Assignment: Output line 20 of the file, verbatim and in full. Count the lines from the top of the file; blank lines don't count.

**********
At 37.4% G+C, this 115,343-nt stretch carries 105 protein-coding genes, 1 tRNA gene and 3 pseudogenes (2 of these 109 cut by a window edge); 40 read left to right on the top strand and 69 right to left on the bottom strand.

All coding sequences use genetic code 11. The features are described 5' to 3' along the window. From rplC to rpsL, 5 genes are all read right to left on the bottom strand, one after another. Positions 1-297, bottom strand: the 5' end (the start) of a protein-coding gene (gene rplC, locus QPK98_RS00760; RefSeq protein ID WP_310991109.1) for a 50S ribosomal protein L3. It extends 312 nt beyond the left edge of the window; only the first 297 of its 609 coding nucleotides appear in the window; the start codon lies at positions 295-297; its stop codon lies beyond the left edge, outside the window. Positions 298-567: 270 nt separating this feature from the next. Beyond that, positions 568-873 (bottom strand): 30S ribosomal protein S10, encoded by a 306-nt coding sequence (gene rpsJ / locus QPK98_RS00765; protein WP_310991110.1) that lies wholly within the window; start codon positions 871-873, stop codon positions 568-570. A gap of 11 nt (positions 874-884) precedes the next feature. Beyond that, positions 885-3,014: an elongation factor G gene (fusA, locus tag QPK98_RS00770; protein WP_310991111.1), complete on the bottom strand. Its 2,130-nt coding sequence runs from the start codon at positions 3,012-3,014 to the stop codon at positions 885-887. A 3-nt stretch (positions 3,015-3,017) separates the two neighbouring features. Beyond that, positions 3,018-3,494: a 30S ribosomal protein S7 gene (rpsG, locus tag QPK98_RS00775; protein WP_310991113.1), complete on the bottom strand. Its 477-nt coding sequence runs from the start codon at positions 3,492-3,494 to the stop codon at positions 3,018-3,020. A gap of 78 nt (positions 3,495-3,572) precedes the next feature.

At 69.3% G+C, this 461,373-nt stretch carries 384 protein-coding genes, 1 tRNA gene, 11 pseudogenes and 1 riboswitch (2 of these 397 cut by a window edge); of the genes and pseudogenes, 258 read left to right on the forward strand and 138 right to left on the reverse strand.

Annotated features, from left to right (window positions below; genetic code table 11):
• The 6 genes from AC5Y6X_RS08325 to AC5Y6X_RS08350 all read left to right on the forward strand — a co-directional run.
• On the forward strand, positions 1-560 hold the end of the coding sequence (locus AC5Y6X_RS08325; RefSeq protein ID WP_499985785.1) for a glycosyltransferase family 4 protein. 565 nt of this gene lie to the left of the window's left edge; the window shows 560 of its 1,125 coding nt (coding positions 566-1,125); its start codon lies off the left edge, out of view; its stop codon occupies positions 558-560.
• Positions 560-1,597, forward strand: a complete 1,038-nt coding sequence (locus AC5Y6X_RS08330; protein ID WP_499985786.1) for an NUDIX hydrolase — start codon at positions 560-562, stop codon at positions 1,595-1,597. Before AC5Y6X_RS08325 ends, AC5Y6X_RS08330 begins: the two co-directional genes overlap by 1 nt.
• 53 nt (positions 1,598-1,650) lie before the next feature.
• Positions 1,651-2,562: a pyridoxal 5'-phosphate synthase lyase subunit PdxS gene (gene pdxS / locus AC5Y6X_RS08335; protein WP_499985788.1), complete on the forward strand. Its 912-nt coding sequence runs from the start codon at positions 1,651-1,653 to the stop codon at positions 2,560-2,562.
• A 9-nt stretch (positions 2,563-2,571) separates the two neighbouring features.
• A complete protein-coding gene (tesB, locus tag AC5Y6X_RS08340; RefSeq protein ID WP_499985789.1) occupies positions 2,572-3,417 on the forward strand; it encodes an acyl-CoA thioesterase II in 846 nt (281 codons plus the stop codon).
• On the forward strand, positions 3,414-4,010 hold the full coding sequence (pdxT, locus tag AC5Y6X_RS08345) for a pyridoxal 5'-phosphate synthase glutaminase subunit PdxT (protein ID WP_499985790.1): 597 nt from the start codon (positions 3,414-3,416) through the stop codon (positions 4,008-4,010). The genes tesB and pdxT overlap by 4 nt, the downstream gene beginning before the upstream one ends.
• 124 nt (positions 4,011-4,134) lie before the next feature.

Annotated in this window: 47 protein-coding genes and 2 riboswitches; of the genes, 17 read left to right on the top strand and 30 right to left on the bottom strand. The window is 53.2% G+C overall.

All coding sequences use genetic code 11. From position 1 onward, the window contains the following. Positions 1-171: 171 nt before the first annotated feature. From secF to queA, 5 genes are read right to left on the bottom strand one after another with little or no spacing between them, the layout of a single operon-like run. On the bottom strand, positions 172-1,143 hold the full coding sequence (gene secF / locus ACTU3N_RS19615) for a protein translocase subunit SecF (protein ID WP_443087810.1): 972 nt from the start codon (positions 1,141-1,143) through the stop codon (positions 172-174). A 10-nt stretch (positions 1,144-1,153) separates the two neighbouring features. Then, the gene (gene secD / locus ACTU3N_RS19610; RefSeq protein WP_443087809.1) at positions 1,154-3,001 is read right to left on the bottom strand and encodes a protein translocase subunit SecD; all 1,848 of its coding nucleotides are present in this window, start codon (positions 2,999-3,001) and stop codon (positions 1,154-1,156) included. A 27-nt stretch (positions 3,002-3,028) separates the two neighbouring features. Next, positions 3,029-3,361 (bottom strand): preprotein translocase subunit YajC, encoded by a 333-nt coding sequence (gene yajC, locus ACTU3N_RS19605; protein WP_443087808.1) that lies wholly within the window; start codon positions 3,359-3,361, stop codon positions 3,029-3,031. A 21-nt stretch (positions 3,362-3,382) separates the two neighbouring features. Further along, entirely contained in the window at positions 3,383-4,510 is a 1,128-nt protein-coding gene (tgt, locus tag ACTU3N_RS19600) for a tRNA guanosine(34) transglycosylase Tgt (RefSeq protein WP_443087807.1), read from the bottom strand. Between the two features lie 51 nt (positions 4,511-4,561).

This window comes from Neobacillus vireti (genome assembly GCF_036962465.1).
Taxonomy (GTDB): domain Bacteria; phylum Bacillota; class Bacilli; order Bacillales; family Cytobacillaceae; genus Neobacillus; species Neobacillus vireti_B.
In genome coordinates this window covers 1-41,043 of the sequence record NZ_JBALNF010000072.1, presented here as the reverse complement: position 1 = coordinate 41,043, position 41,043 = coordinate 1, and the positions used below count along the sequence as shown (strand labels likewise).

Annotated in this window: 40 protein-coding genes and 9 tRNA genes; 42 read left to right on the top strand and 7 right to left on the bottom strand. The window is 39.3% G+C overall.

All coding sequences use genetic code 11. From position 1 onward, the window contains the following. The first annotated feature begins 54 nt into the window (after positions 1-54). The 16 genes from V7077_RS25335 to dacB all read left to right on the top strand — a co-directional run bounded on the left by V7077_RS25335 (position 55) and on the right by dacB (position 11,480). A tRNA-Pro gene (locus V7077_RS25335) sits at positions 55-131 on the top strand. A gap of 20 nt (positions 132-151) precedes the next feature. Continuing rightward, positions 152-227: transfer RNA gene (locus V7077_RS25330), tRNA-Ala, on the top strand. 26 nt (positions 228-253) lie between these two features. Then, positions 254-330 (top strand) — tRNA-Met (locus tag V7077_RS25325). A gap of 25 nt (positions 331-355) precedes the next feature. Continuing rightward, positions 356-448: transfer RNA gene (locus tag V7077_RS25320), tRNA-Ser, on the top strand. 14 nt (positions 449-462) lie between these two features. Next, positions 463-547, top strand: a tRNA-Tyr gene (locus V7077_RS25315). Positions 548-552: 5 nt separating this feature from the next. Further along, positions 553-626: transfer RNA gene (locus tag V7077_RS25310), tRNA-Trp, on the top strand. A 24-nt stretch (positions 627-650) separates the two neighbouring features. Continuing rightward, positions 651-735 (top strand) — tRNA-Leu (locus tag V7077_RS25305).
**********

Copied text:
All coding sequences use genetic code 11. From position 1 onward, the window contains the following. The first annotated feature begins 54 nt into the window (after positions 1-54). The 16 genes from V7077_RS25335 to dacB all read left to right on the top strand — a co-directional run bounded on the left by V7077_RS25335 (position 55) and on the right by dacB (position 11,480). A tRNA-Pro gene (locus V7077_RS25335) sits at positions 55-131 on the top strand. A gap of 20 nt (positions 132-151) precedes the next feature. Continuing rightward, positions 152-227: transfer RNA gene (locus V7077_RS25330), tRNA-Ala, on the top strand. 26 nt (positions 228-253) lie between these two features. Then, positions 254-330 (top strand) — tRNA-Met (locus tag V7077_RS25325). A gap of 25 nt (positions 331-355) precedes the next feature. Continuing rightward, positions 356-448: transfer RNA gene (locus tag V7077_RS25320), tRNA-Ser, on the top strand. 14 nt (positions 449-462) lie between these two features. Next, positions 463-547, top strand: a tRNA-Tyr gene (locus V7077_RS25315). Positions 548-552: 5 nt separating this feature from the next. Further along, positions 553-626: transfer RNA gene (locus tag V7077_RS25310), tRNA-Trp, on the top strand. A 24-nt stretch (positions 627-650) separates the two neighbouring features. Continuing rightward, positions 651-735 (top strand) — tRNA-Leu (locus tag V7077_RS25305).